When I learned the Winter 2007 issue of Emory Magazine would focus on food and health, I thought about my life growing up. I benefited from a family that cooked together and ate together every night. This habit instilled in me a love for cooking and for sharing a meal with family and friends. To this day, mealtime is a wonderful time for me to catch up with the many people who are important in my life. It can be as simple as a cup of coffee, as elaborate as a three-course meal, or as busy as a buffet at an alumni reception.
The relationship between food and the family is not lost on Emory researchers, particularly faculty in the Emory Center for Myth and Ritual in American Life (MARIAL). A recent conference at MARIAL focused on exactly that subject and the research discussed there was fascinating.
One of the highlights was a presentation by Emory psychology professors Marshall Duke and Robyn Fivush on their Family Narratives Project. Their findings include compelling data that show families who regularly share meals have children who know more about their family history and tend to have higher self-esteem, better interaction with their peers, and higher resilience in the face of adversity. When I think about that, I think about my parents, who always made sure our family ate dinner together every night. Not infrequently, this practice was against my wishes. But they knew what they were doing, and I will always be grateful.
I know many people were not as fortunate as I was to have a strong, supportive family. We in the Emory community are blessed in that we most likely do not have to worry about where our next meal is coming from. Not everyone is as fortunate as we, yet Emory alumni all over the country understand the tremendous struggles faced by the homeless and hungry; and in November, our entire alumni community responded for the fourth-annual Emory Cares International Service Day.
In Atlanta, Boston, Miami, New Orleans, New York, Orlando, San Francisco, Savannah, Seattle, and Arlington, Virginia, Emory alumni, students, parents, and friends came together to volunteer at food banks or in soup kitchens. In all, twenty-eight cities around the world hosted Emory Cares service projects. President Jim Wagner and his wife, Debbie, joined Louisiana alumni, parents, and friends for a partnership build with New Orleans Area Habitat for Humanity. Emory Cares projects were not limited to North American shores. Jeff Koplan, vice president for academic health affairs and former CDC director, gave the talk “Preventing Childhood Obesity: Health in the Balance” at an Emory Cares event in London, one of two international cities taking part in the service day. The other, in Seoul, brought together alumni for a day’s volunteering at The Peace House, a center for mentally and physically disabled men.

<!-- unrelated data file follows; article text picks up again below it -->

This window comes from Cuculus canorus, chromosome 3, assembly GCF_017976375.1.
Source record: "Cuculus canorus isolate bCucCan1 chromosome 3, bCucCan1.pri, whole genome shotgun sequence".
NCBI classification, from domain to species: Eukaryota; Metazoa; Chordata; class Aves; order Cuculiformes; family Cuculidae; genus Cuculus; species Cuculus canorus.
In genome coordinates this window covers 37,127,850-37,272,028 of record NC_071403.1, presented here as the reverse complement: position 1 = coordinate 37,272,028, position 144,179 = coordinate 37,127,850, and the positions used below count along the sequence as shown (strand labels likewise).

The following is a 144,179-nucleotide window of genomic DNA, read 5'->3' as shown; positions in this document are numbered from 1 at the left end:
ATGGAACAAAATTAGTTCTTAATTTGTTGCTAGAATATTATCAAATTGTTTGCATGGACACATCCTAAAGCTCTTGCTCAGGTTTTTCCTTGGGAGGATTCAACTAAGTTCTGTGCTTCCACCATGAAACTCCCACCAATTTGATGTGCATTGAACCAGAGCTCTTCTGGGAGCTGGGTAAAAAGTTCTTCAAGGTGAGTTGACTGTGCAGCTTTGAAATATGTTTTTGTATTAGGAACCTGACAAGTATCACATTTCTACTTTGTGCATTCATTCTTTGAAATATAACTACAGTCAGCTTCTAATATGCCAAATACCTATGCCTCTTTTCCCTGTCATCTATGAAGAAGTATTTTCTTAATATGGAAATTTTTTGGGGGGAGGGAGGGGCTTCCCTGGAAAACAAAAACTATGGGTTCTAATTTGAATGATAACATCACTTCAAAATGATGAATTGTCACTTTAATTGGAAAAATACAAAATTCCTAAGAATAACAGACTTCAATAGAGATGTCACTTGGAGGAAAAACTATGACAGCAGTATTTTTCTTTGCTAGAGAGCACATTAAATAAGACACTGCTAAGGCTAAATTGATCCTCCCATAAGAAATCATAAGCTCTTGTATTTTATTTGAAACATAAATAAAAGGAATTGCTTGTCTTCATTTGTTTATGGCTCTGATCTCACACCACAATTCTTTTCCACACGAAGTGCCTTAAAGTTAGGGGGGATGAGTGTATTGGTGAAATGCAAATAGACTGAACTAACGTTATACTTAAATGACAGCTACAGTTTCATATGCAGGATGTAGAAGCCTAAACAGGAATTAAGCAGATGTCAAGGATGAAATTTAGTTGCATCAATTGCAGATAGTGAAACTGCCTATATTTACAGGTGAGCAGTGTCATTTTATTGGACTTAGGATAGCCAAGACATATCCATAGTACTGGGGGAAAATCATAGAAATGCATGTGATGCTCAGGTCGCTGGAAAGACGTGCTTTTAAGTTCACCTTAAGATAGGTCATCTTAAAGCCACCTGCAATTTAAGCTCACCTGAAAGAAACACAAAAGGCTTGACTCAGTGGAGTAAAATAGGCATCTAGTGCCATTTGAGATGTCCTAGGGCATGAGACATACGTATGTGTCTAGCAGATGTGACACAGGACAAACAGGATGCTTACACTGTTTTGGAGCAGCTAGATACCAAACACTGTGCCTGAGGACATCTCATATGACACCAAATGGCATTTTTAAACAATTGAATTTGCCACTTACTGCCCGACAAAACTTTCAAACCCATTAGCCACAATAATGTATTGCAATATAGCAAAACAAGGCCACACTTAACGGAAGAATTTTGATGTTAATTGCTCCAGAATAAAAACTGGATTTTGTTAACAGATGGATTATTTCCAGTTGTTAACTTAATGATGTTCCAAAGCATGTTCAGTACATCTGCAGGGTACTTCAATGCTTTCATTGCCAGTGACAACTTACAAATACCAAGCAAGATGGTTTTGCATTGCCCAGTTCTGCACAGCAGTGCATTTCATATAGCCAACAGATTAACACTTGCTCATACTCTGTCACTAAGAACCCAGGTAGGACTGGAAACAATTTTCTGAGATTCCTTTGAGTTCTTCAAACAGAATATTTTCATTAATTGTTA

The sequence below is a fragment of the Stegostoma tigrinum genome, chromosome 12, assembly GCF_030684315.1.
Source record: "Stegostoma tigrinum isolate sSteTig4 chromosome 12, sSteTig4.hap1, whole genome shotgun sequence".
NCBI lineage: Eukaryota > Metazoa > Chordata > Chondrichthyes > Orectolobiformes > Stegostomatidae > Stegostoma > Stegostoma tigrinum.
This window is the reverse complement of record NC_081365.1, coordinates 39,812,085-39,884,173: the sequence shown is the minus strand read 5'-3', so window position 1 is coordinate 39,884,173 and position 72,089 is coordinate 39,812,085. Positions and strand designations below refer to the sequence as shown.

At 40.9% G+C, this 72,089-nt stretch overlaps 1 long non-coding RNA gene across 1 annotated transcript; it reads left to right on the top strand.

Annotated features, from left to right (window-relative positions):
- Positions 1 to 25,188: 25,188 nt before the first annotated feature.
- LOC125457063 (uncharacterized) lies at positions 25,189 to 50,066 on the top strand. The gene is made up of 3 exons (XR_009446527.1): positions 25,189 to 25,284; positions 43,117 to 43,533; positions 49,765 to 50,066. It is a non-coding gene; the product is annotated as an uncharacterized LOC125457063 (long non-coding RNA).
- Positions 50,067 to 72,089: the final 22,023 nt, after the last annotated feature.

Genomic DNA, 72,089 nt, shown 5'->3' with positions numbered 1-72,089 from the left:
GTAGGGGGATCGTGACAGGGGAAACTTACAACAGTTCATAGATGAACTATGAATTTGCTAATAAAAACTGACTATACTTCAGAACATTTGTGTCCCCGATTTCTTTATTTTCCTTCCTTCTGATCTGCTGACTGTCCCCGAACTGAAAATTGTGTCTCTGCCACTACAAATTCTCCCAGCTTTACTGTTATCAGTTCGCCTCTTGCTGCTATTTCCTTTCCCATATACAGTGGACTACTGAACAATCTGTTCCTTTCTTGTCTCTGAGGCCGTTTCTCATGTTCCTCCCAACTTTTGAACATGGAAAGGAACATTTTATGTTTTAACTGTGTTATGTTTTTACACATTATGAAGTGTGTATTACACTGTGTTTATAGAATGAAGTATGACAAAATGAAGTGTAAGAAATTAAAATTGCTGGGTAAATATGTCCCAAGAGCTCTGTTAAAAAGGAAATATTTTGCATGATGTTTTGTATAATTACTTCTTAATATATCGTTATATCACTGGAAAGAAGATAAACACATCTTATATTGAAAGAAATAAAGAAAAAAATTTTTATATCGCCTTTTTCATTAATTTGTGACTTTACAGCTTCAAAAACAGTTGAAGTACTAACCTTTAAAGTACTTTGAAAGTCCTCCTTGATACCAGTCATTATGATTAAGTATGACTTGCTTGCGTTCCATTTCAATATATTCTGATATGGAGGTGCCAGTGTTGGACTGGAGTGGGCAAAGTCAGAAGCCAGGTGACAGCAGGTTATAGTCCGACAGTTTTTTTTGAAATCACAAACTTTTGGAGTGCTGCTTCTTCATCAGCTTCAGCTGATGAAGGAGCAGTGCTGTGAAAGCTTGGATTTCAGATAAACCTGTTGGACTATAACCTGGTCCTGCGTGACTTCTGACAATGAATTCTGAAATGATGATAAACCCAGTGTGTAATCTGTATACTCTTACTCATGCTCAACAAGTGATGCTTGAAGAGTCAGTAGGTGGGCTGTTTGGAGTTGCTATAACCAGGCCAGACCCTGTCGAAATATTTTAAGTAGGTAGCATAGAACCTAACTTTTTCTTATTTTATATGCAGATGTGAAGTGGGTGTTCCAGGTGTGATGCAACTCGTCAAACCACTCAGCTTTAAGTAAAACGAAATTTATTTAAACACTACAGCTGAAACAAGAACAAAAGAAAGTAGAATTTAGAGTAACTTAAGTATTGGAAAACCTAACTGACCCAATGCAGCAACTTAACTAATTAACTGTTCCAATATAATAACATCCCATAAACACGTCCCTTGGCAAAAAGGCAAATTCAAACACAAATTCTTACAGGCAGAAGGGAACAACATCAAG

In all, some 1,000 members of the Emory community—more than double our previous high—participated in Emory Cares service projects ranging from the ones I mentioned above to environmental cleanups, nonprofit assistance, working with Boys and Girls Clubs, and much more. Our alumni have sent us hundreds of pictures from many of these service projects—including very moving images from Seoul. You can see them all on the Emory Cares website at www.alumni.emory.edu/news/emorycares.
Finally, I hope you have noticed our new name. We are now known as the Emory Alumni Association. It’s a subtle change but an important one. Not only do we now have a moniker that’s easier to digest, the new name also keeps alumni relations—not to mention the 100,000 alumni of this great institution we serve—at the forefront of the Emory community. To go along with our new name, we have a new logo; and if you receive email from us, our message format has changed, too. The staff here at the EAA (our new acronym), as well as many of our constituents—both on campus and among alumni leaders—are very excited about what we feel are positive changes.
If you have comments about our new name, would like to let us know how we are doing, or even if you would like to share a recipe, send me an email at firstname.lastname@example.org. I always enjoy hearing from you.